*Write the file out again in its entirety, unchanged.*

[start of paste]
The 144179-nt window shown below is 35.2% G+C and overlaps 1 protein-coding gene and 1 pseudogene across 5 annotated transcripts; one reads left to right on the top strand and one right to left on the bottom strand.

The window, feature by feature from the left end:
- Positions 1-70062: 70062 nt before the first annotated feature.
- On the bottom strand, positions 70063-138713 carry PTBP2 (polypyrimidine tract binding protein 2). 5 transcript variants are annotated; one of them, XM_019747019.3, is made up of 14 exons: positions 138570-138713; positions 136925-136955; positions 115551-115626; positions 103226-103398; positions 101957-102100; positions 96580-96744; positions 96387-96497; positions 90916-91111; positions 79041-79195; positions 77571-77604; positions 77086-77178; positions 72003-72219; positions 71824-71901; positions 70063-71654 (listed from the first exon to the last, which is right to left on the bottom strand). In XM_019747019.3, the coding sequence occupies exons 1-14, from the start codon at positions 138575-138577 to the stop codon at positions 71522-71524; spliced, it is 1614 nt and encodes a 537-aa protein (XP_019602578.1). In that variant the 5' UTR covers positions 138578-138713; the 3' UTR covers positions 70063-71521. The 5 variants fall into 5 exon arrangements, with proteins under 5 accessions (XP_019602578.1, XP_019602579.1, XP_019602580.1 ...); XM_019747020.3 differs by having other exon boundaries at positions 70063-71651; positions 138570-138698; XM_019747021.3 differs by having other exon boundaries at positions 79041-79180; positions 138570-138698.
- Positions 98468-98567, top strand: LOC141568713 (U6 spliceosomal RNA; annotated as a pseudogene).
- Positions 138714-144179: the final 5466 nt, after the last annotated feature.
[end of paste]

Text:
The 144179-nt window shown below is 35.2% G+C and overlaps 1 protein-coding gene and 1 pseudogene across 5 annotated transcripts; one reads left to right on the top strand and one right to left on the bottom strand.

The window, feature by feature from the left end:
- Positions 1-70062: 70062 nt before the first annotated feature.
- On the bottom strand, positions 70063-138713 carry PTBP2 (polypyrimidine tract binding protein 2). 5 transcript variants are annotated; one of them, XM_019747019.3, is made up of 14 exons: positions 138570-138713; positions 136925-136955; positions 115551-115626; positions 103226-103398; positions 101957-102100; positions 96580-96744; positions 96387-96497; positions 90916-91111; positions 79041-79195; positions 77571-77604; positions 77086-77178; positions 72003-72219; positions 71824-71901; positions 70063-71654 (listed from the first exon to the last, which is right to left on the bottom strand). In XM_019747019.3, the coding sequence occupies exons 1-14, from the start codon at positions 138575-138577 to the stop codon at positions 71522-71524; spliced, it is 1614 nt and encodes a 537-aa protein (XP_019602578.1). In that variant the 5' UTR covers positions 138578-138713; the 3' UTR covers positions 70063-71521. The 5 variants fall into 5 exon arrangements, with proteins under 5 accessions (XP_019602578.1, XP_019602579.1, XP_019602580.1 ...); XM_019747020.3 differs by having other exon boundaries at positions 70063-71651; positions 138570-138698; XM_019747021.3 differs by having other exon boundaries at positions 79041-79180; positions 138570-138698.
- Positions 98468-98567, top strand: LOC141568713 (U6 spliceosomal RNA; annotated as a pseudogene).
- Positions 138714-144179: the final 5466 nt, after the last annotated feature.